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Integrative Therapies to Improve Sleep Quality

Balancing Sleep/Rest/Activity Biorhythms

Noted integrative cancer specialists Keith Block, M, and Lise Alschuler, ND, FABNO, suggest actions for balancing sleep, rest and activity and promoting restful sleep, including these:37

  • Practice good sleep hygiene:

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While both conventional and complementary options are available, a 2009 review found that behavioral therapies maintain longer-term improvement in sleep quality compared to pharmaceuticals.39

One behavioral adjustment—timing of bedtime—may improve sleep duration. For example, going to bed before midnight is associated with longer sleep in ovarian cancer survivors in the first six months following treatment.40 Further recommendations for creating a sleep environment to promote quality sleep are listed at right.

Conventional Approaches

In conventional medicine, insomnia and sleep disruption are often treated with sleep medications which may help temporarily but don’t address the underlying cause, can be habit-forming and may even increase risks of death from a variety of causes including overdose, infections, cancer, depression and suicide, hypnotic-withdrawal insomnia, and automobile crashes, falls, and other accidents.41

Eating Well

A fatigue-reduction diet rich in fruit, vegetables, whole grains and omega-3 fatty acid-rich foods improved sleep and fatigue in women with breast cancer.42

Reducing Hot Flashes as a Barrier to Sleep

A 2009 review concluded that “acupuncture does not appear to be more effective than sham acupuncture for treatment of vasomotor symptoms (hot flashes) in postmenopausal women in general.”43 However, the following evidence has come forth since that review regarding acupuncture and hot flashes:

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Natural Products

Evidence of effectiveness is summarized on the linked therapy summaries.

Mind-Body Approaches

Evidence of effectiveness is summarized on the linked therapy summaries.

A 2009 review found that behavioral therapies maintain longer-term improvement in sleep quality compared to pharmaceuticals.

Manipulative and Body-based Methods

Evidence of effectiveness is summarized on the linked therapy summaries.

Diets & Metabolic Therapies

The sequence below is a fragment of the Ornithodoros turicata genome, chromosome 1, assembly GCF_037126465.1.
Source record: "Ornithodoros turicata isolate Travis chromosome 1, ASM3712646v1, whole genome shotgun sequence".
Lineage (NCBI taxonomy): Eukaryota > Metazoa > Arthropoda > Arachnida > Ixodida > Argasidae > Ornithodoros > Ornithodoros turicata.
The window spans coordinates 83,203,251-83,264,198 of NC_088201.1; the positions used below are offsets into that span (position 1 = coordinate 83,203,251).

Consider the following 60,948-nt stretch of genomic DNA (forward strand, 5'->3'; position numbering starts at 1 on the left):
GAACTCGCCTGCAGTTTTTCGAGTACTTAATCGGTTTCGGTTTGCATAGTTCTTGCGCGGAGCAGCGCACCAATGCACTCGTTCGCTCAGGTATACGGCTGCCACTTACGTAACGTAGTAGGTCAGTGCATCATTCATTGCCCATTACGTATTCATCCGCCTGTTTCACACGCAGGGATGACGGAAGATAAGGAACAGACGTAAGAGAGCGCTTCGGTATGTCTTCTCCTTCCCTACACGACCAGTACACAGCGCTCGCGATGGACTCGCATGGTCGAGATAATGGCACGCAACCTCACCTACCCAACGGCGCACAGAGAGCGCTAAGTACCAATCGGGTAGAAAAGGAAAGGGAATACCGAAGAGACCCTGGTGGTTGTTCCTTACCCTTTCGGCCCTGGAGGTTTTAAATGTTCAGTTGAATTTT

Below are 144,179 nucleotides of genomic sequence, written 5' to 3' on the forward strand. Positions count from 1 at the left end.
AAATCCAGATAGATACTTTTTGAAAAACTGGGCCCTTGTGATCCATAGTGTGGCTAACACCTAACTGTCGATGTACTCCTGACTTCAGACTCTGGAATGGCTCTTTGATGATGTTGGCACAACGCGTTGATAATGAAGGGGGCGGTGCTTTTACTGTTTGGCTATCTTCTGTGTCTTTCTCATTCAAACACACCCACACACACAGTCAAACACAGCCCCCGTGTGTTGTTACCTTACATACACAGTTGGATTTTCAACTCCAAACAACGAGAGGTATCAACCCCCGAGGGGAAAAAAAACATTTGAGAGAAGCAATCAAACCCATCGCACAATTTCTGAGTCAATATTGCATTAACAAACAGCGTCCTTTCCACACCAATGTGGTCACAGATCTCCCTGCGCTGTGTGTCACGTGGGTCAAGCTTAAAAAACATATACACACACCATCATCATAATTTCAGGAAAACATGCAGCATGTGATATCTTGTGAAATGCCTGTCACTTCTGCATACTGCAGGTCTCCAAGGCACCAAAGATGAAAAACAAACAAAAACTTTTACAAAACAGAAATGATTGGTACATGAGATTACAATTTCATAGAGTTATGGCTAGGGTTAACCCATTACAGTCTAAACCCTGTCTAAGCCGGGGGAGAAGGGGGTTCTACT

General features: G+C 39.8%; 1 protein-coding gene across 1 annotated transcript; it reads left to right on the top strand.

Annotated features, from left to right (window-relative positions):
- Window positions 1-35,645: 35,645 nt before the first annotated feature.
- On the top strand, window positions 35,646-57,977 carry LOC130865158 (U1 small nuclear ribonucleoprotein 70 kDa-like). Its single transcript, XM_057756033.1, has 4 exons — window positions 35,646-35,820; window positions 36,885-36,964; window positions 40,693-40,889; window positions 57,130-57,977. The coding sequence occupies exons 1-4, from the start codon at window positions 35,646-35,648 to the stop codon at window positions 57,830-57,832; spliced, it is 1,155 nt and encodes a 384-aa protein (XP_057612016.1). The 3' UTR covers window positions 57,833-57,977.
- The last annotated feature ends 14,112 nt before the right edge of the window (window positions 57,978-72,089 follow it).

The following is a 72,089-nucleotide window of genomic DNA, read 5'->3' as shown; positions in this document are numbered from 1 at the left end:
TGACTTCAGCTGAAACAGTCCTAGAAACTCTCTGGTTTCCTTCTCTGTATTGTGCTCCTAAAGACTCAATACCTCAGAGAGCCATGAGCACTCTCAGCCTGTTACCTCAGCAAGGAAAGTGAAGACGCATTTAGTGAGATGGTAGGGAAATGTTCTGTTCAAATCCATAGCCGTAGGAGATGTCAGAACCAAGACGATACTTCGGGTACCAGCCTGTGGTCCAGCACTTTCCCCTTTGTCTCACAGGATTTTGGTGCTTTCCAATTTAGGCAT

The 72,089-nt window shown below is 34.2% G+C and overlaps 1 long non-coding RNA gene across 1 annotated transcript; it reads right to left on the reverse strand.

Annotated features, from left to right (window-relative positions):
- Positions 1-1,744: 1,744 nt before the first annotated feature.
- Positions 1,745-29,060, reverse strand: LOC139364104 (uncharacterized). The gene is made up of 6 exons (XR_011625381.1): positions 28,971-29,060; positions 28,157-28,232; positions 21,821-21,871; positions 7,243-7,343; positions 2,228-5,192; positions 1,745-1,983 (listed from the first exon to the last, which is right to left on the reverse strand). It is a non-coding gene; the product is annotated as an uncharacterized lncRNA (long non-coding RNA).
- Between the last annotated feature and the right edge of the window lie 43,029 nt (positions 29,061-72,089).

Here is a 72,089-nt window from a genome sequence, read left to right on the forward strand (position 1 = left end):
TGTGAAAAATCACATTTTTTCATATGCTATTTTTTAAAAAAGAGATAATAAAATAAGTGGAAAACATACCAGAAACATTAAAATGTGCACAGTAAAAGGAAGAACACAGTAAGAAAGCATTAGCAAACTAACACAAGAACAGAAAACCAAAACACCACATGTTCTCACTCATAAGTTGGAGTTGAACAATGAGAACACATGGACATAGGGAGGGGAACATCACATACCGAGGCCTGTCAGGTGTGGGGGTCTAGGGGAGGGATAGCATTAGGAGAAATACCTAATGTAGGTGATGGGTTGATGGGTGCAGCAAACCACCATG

Addressing Inflammation

Reducing inflammation in cancer patients with integrative therapies has improved fatigue.61

Access

Many of the strategies for improving sleep are available through books, websites, group classes or private lessons. If you decide to use diet and supplements to help with your sleep, consulting with a healthcare professional who is experienced in prescribing diets and supplements for cancer patients—such as an integrative oncology physician, a naturopathic oncologist, an oncology dietitian or clinical nutritionist—could be helpful.

Cautions

Mind-body approaches to helping with insomnia are generally considered safe.

If you decide to take natural products to assist with sleep, consult with your pharmacist or healthcare provider to see if any contraindications, side effects or drug-herb or herb-herb interactions arise. Let your cancer care team know if you are taking any natural products such as herbs or supplements.

Integrative Programs, Protocols and Medical Systems

For more information about programs and protocols, see our Integrative Programs and Protocols page.

Commentary

From BCCT advisor Ted Schettler, MD, MPH, March 4, 2019: Lavender oil (as with some other essential oils) has estrogenic properties at some concentrations.67 It might be wise to avoid skin application of lavender oil in the setting of an estrogen positive breast cancer diagnosis.

Written by Laura Pole, RN, MSN, OCNS, and Nancy Hepp, MS; most recent update on September 24, 2020.

View All References

More Information

Aids & Advice for Improving Sleep

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Government Sites

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Other Websites

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Finding a Sleep Specialist

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More from Our Resources Database